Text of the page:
Fluid Flow Regimes Review

Fluid Flow Table of Contents
Hydraulic and Pneumatic Knowledge

Fluid Flow Regimes Review

All fluid flow is classified into one of two broad categories or regimes. These two flow regimes are laminar flow and turbulent flow. The flow regime, whether laminar or turbulent, is important in the design and operation of any fluid system. The amount of fluid friction, which determines the amount of energy required to maintain the desired flow, depends upon the mode of flow. This is also an important consideration in certain applications that involve heat transfer to the fluid.

Flow regime relates bedforms in alluvial channels to flow velocity (Figure 1). The classification also shows the relationship between flow velocity and the mode of sediment transport, the concentration of sediment being transported and the phase relation between the bed and the water (water surface).

Flow regime can be broken down into three broad groupings: lower flow regime, transitional flow regime and upper flow regime.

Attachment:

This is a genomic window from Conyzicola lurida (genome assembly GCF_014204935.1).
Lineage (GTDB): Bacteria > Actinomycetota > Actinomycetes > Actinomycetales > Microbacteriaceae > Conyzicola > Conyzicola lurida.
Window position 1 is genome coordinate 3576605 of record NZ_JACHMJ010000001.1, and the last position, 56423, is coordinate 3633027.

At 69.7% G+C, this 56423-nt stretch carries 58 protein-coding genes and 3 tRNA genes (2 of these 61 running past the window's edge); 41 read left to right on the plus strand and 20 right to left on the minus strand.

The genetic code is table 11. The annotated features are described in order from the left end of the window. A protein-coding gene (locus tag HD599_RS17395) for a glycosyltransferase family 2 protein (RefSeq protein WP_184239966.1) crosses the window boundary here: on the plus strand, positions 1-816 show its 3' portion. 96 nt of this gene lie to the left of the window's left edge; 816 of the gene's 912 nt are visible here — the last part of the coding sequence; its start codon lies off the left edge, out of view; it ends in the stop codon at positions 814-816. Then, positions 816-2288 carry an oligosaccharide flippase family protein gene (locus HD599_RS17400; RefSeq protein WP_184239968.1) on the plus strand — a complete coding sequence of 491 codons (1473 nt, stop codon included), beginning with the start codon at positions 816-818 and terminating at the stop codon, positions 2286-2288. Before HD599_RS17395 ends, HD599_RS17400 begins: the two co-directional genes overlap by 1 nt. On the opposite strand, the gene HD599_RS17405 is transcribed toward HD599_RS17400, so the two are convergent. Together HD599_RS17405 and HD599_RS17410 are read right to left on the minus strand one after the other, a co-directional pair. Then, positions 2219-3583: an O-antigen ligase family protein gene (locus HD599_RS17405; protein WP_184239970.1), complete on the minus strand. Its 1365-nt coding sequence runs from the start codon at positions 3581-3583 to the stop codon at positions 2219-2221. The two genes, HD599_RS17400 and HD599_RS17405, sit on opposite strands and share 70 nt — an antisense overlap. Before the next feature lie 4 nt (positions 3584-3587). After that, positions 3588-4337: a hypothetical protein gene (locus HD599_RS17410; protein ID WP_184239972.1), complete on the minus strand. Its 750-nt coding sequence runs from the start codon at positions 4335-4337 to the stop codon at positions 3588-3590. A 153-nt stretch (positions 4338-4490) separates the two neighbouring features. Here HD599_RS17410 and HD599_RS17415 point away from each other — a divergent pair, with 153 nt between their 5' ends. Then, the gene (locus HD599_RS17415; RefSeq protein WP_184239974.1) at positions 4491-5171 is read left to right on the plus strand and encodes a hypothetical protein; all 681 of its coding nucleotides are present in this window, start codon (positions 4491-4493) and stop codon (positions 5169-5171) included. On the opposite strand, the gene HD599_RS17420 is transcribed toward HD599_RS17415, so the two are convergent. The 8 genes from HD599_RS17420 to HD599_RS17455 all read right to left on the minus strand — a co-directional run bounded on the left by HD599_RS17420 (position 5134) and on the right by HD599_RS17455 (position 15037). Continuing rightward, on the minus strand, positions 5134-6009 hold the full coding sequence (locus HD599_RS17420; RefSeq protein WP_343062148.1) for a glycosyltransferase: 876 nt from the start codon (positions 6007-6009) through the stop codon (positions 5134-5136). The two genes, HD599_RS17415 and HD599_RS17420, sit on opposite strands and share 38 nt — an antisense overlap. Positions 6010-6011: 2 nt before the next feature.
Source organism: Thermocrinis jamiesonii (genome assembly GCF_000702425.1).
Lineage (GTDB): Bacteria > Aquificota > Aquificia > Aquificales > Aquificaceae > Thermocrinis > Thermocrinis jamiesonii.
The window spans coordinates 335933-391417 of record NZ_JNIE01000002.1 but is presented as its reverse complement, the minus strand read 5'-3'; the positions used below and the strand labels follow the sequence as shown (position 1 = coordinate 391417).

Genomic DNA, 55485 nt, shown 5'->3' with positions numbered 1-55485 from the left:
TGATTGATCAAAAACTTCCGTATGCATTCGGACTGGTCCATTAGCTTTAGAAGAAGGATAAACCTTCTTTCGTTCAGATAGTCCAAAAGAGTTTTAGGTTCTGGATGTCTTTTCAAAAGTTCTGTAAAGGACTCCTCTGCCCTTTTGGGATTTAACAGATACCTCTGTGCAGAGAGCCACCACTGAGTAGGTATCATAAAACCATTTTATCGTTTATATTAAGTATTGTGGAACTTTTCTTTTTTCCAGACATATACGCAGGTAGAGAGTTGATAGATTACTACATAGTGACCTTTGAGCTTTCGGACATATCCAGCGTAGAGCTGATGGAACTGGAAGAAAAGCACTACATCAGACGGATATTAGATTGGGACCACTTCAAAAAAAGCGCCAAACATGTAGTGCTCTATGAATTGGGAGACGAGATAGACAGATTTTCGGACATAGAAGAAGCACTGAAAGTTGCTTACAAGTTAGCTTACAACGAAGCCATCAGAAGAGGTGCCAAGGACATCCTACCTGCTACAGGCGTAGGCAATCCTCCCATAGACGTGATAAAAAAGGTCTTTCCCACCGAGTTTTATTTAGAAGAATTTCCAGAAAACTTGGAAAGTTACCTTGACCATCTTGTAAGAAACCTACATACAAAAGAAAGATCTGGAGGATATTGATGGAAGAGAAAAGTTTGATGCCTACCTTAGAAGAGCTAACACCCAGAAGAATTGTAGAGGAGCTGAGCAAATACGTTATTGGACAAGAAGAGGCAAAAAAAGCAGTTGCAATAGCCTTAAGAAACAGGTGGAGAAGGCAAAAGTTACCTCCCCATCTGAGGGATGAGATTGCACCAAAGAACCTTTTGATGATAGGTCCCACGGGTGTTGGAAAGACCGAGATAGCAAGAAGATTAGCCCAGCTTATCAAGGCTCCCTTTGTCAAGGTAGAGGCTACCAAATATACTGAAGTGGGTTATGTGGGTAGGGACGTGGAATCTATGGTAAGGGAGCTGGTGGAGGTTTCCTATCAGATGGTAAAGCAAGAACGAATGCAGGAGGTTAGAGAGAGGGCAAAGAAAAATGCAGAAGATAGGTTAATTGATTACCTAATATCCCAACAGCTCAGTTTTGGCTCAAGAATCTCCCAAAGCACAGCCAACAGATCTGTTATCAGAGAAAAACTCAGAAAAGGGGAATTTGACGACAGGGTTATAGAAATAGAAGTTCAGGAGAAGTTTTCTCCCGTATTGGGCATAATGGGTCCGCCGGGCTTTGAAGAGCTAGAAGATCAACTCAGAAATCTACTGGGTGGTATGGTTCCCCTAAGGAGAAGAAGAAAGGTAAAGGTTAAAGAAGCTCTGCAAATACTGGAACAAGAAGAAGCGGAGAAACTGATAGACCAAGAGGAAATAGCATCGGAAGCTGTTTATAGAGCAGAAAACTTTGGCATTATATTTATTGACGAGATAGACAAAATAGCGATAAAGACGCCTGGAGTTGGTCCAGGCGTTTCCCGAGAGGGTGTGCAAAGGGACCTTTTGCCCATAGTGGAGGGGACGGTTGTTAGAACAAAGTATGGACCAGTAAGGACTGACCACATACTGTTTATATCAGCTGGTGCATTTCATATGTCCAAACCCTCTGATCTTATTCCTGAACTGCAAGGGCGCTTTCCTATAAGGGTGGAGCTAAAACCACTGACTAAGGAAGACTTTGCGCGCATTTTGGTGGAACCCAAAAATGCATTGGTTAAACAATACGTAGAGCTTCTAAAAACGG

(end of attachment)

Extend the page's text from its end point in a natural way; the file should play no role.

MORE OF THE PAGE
Flow regime and its relationship to bed forms

Figure 1. Flow regime and its relationship to bed forms and other characteristics (Lewis, 1984)
Click on image to enlarge

Flow regime can be related to the Froude number which characterises whether flow will be tranquil or rapid. The Froude number is an expression of the ratio between the inertial (the force required to stop a moving particle) and gravitational forces.

F = V/ (square root of gL)


F = Froude number
V = velocity of the particle
g = acceleration due to gravity
L = the force of inertia, ie the length travelled by the particle before it comes to rest. This maybe substituted by h which = depth of flow.

The critical conditions are when F = 1 (transitional flow regime)

F < 1 - tranquil flow (lower flow regime) F > 1 - rapid flow (upper flow regime)

Note that although the equation predicts that you can move from lower to upper flow regime by either increasing velocity or decreasing water depth, flow velocities become too high if water depth is great. That is, velocities needed to produce upper flow regime conditions in water depths over a few metres are almost never found in nature. Rapid flow or upper flow regime is typically found where water depths range from a few millimetres to a few metres.

Although flow regime was developed for flow in alluvial channels, it is now applied to other subaqueous currents (eg turbidity currents).